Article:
The Chains Begin to Break
At the age of 5 years, after one year in the Caba family surrounded with love, safety, everybody’s attention, and a lot of good and healthy food, my progress was huge. Mom and Papa Caba, Corina’s parents, loving accepted me in their family and treated me as if I was their own child. Simona, Manuela, Lidia, Benjamin, Sami, Dani, Alin and Andrew, all surrounded me with a lot of affection, just as their youngest sister, and I learned to trust and feel protected and secure. When Corina took me to Dr. Platon for checkups, she was always amazed by my obvious progress.
I have to re-emphasize that at three years and three months, when the hard work started with me, my stage was like a newborn baby. The only achievements I had were the trauma and the wounds that required healing. At almost five years, I was walking very well, I had no more need of diapers, and I was eating by myself. I was trying to speak, but I could not pronounce clear words. However, I understood everything I was told and when Corina used to read me bedtime stories, I already knew what the next page was about. I had a special attraction to music. I loved listening to it and I used to sing in my language. When night came, I wouldn’t fall asleep without Corina, because she had to put her hand on my cheek until I would fall into a deep sleep. There were often times during the night when I woke up so scared, screaming as I watched an unseen terror. I would only calm down when Corina woke me up, comforted me, and put her hand on my cheek again so I could fall into a deep sleep.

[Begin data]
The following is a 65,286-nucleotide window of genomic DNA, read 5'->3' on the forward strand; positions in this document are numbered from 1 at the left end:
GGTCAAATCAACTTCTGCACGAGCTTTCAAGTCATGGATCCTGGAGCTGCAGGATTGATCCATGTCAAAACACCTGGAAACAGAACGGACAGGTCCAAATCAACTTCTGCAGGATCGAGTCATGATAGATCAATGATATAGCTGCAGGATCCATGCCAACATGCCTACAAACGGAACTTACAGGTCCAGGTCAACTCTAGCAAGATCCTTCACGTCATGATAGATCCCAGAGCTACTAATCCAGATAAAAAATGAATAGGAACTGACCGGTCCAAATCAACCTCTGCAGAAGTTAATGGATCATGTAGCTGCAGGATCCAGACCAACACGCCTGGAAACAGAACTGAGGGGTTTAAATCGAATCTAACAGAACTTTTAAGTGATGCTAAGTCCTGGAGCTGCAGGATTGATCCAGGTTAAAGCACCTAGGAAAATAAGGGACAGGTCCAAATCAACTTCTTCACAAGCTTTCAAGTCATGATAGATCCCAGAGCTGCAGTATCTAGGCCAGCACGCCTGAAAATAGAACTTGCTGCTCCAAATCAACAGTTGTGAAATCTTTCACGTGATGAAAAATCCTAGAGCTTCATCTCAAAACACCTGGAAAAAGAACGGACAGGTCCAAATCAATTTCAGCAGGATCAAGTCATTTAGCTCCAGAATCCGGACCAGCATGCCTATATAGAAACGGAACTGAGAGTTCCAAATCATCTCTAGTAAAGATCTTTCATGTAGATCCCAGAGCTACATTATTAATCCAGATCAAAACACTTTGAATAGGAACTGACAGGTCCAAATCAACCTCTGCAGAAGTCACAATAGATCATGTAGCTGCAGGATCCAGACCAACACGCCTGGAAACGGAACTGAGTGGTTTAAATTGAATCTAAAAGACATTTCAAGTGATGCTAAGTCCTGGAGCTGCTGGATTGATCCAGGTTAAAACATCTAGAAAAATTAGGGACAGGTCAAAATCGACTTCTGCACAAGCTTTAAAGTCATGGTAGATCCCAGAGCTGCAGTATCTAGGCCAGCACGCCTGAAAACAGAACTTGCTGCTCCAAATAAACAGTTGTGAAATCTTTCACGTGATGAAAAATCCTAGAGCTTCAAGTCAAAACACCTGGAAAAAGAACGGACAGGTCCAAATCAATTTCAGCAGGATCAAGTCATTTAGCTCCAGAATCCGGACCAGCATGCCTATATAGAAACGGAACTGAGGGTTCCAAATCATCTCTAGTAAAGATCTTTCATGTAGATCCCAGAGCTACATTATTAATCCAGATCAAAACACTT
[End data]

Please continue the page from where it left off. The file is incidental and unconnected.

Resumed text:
Corina wanted to take me to kindergarten, but she was very worried about my inability to speak. Every night after I’d fall asleep, Corina used to pray for my healing with her hand laid on my head. One night, after she prayed for about an hour, she had a vision. She saw my brain trapped by a black hand with big sharp nails that was keeping it in the darkness. This picture persisted as Corina was praying, and she kept saying: “Oh, Lord, I will not stand up from my knees until you take aside this black hand!” After a few minutes, as she continued to pray, she saw a hand full of bright, shining light descend and remove every finger, one by one, of the hand that kept my brain captive. The next day when I woke up, I spoke clearly for the first time, not only a word, but a whole sentence: “Mom, I want to eat.” After that, my progress tripled. I remember even now what the prayers of Pastor Caba, Corina’s father, did for me. He was always there to pray for me and encourage me.
At the age of six years, when the time came for the school entry test, Mama Caba and Corina decided that I would not be a student at just any school, but at the Arts High School with a focus on piano. I got a good grade for the musical skills test, because as Mama Caba discovered, I had perfect musical hearing. However, the psychology test was not as good as expected, which means that my IQ resulted in a 65, a coefficient of intelligence that indicates serious mental retardation. So, the doctor and the psychologist said that there was never going to be a chance for me to succeed at learning in a normal school, let alone as a piano student in the Arts High School. But Corina and Mama Caba said, “No way, Ramona will study piano at the High School of Arts, because she is very talented and loves music.”
When I started school, four years of hard work were awaiting me. After a long day at school, I had another 4 hours of homework and piano exercises with Mama Caba. Every other day, I had to do my physical exercises to recover my mobility. I also had swimming lessons. This whole journey was pretty difficult, but when I was tested again at the end of the 4th grade, my IQ was around 100.
Adoption, Forgiveness, and Miracles
The time passed, and little by little I discovered the story of my life. Because I was dark-skinned, I had to face a lot of prejudice, whether in school or the community. When I turned 10 years old, my adoption was finally legalized, and my official name became RAMONA CABA, a name I proudly received. Corina Caba became my legal mother.